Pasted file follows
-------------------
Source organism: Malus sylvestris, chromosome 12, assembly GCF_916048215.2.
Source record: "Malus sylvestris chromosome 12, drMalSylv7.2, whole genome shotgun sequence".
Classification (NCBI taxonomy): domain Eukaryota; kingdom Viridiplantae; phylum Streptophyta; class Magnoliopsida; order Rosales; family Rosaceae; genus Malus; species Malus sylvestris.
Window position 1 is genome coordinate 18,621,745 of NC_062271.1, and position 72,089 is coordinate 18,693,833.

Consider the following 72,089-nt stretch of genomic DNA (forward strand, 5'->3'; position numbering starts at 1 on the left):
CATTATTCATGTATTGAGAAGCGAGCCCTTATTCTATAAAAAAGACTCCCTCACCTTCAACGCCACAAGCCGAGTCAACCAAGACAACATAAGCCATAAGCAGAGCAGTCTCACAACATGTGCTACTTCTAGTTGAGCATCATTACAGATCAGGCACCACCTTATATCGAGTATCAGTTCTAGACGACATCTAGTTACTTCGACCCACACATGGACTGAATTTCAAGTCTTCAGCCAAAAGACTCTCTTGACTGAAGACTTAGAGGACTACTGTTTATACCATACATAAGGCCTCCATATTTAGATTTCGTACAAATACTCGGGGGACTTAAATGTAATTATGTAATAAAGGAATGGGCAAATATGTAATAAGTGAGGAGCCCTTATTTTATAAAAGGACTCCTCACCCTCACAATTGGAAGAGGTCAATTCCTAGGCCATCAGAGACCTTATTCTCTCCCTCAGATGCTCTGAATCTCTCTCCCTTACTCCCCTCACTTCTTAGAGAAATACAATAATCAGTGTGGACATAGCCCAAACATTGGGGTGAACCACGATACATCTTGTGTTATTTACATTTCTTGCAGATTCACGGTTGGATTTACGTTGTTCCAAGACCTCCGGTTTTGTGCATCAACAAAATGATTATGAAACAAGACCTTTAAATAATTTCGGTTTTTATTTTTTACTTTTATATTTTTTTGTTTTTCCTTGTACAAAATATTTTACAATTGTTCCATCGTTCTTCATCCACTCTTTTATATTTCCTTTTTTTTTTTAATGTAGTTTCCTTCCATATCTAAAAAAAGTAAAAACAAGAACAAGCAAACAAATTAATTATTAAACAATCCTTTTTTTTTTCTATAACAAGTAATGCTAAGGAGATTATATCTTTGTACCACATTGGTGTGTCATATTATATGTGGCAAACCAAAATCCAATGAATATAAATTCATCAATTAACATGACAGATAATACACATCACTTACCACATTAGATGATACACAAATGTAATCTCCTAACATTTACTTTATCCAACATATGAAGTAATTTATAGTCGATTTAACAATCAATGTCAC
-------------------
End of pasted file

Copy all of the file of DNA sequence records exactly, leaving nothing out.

Source organism: Malus sylvestris, chromosome 12, assembly GCF_916048215.2.
Source record: "Malus sylvestris chromosome 12, drMalSylv7.2, whole genome shotgun sequence".
Classification (NCBI taxonomy): domain Eukaryota; kingdom Viridiplantae; phylum Streptophyta; class Magnoliopsida; order Rosales; family Rosaceae; genus Malus; species Malus sylvestris.
Window position 1 is genome coordinate 18,621,745 of NC_062271.1, and position 72,089 is coordinate 18,693,833.

Consider the following 72,089-nt stretch of genomic DNA (forward strand, 5'->3'; position numbering starts at 1 on the left):
CATTATTCATGTATTGAGAAGCGAGCCCTTATTCTATAAAAAAGACTCCCTCACCTTCAACGCCACAAGCCGAGTCAACCAAGACAACATAAGCCATAAGCAGAGCAGTCTCACAACATGTGCTACTTCTAGTTGAGCATCATTACAGATCAGGCACCACCTTATATCGAGTATCAGTTCTAGACGACATCTAGTTACTTCGACCCACACATGGACTGAATTTCAAGTCTTCAGCCAAAAGACTCTCTTGACTGAAGACTTAGAGGACTACTGTTTATACCATACATAAGGCCTCCATATTTAGATTTCGTACAAATACTCGGGGGACTTAAATGTAATTATGTAATAAAGGAATGGGCAAATATGTAATAAGTGAGGAGCCCTTATTTTATAAAAGGACTCCTCACCCTCACAATTGGAAGAGGTCAATTCCTAGGCCATCAGAGACCTTATTCTCTCCCTCAGATGCTCTGAATCTCTCTCCCTTACTCCCCTCACTTCTTAGAGAAATACAATAATCAGTGTGGACATAGCCCAAACATTGGGGTGAACCACGATACATCTTGTGTTATTTACATTTCTTGCAGATTCACGGTTGGATTTACGTTGTTCCAAGACCTCCGGTTTTGTGCATCAACAAAATGATTATGAAACAAGACCTTTAAATAATTTCGGTTTTTATTTTTTACTTTTATATTTTTTTGTTTTTCCTTGTACAAAATATTTTACAATTGTTCCATCGTTCTTCATCCACTCTTTTATATTTCCTTTTTTTTTTTAATGTAGTTTCCTTCCATATCTAAAAAAAGTAAAAACAAGAACAAGCAAACAAATTAATTATTAAACAATCCTTTTTTTTTTCTATAACAAGTAATGCTAAGGAGATTATATCTTTGTACCACATTGGTGTGTCATATTATATGTGGCAAACCAAAATCCAATGAATATAAATTCATCAATTAACATGACAGATAATACACATCACTTACCACATTAGATGATACACAAATGTAATCTCCTAACATTTACTTTATCCAACATATGAAGTAATTTATAGTCGATTTAACAATCAATGTCAC